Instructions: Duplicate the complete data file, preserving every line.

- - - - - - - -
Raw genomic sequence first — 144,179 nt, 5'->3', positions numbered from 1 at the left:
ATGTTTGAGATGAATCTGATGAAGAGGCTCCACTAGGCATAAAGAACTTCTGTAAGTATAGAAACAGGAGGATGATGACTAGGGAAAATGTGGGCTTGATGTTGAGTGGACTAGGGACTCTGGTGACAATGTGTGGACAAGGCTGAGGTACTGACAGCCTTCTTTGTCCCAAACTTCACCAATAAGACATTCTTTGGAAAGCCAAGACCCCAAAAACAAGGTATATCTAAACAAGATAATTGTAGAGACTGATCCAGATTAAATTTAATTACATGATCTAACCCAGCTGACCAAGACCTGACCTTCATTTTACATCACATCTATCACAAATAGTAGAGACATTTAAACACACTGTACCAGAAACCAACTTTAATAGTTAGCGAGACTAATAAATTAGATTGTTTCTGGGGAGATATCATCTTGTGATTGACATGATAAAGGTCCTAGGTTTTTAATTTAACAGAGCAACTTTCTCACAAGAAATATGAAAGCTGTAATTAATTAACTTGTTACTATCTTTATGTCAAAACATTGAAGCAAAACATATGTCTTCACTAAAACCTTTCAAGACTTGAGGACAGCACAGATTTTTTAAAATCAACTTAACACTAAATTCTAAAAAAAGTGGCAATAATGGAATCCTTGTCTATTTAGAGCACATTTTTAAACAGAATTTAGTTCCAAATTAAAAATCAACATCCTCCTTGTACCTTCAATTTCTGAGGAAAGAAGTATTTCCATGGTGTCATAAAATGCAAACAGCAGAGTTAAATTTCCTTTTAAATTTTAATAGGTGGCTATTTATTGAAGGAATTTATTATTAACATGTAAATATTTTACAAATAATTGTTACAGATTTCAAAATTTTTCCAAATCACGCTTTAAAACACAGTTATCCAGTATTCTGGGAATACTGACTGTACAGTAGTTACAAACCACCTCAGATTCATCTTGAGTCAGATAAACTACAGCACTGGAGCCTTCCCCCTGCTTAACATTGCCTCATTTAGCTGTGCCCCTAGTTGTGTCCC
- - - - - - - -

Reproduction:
Raw genomic sequence first — 144,179 nt, 5'->3', positions numbered from 1 at the left:
ATGTTTGAGATGAATCTGATGAAGAGGCTCCACTAGGCATAAAGAACTTCTGTAAGTATAGAAACAGGAGGATGATGACTAGGGAAAATGTGGGCTTGATGTTGAGTGGACTAGGGACTCTGGTGACAATGTGTGGACAAGGCTGAGGTACTGACAGCCTTCTTTGTCCCAAACTTCACCAATAAGACATTCTTTGGAAAGCCAAGACCCCAAAAACAAGGTATATCTAAACAAGATAATTGTAGAGACTGATCCAGATTAAATTTAATTACATGATCTAACCCAGCTGACCAAGACCTGACCTTCATTTTACATCACATCTATCACAAATAGTAGAGACATTTAAACACACTGTACCAGAAACCAACTTTAATAGTTAGCGAGACTAATAAATTAGATTGTTTCTGGGGAGATATCATCTTGTGATTGACATGATAAAGGTCCTAGGTTTTTAATTTAACAGAGCAACTTTCTCACAAGAAATATGAAAGCTGTAATTAATTAACTTGTTACTATCTTTATGTCAAAACATTGAAGCAAAACATATGTCTTCACTAAAACCTTTCAAGACTTGAGGACAGCACAGATTTTTTAAAATCAACTTAACACTAAATTCTAAAAAAAGTGGCAATAATGGAATCCTTGTCTATTTAGAGCACATTTTTAAACAGAATTTAGTTCCAAATTAAAAATCAACATCCTCCTTGTACCTTCAATTTCTGAGGAAAGAAGTATTTCCATGGTGTCATAAAATGCAAACAGCAGAGTTAAATTTCCTTTTAAATTTTAATAGGTGGCTATTTATTGAAGGAATTTATTATTAACATGTAAATATTTTACAAATAATTGTTACAGATTTCAAAATTTTTCCAAATCACGCTTTAAAACACAGTTATCCAGTATTCTGGGAATACTGACTGTACAGTAGTTACAAACCACCTCAGATTCATCTTGAGTCAGATAAACTACAGCACTGGAGCCTTCCCCCTGCTTAACATTGCCTCATTTAGCTGTGCCCCTAGTTGTGTCCC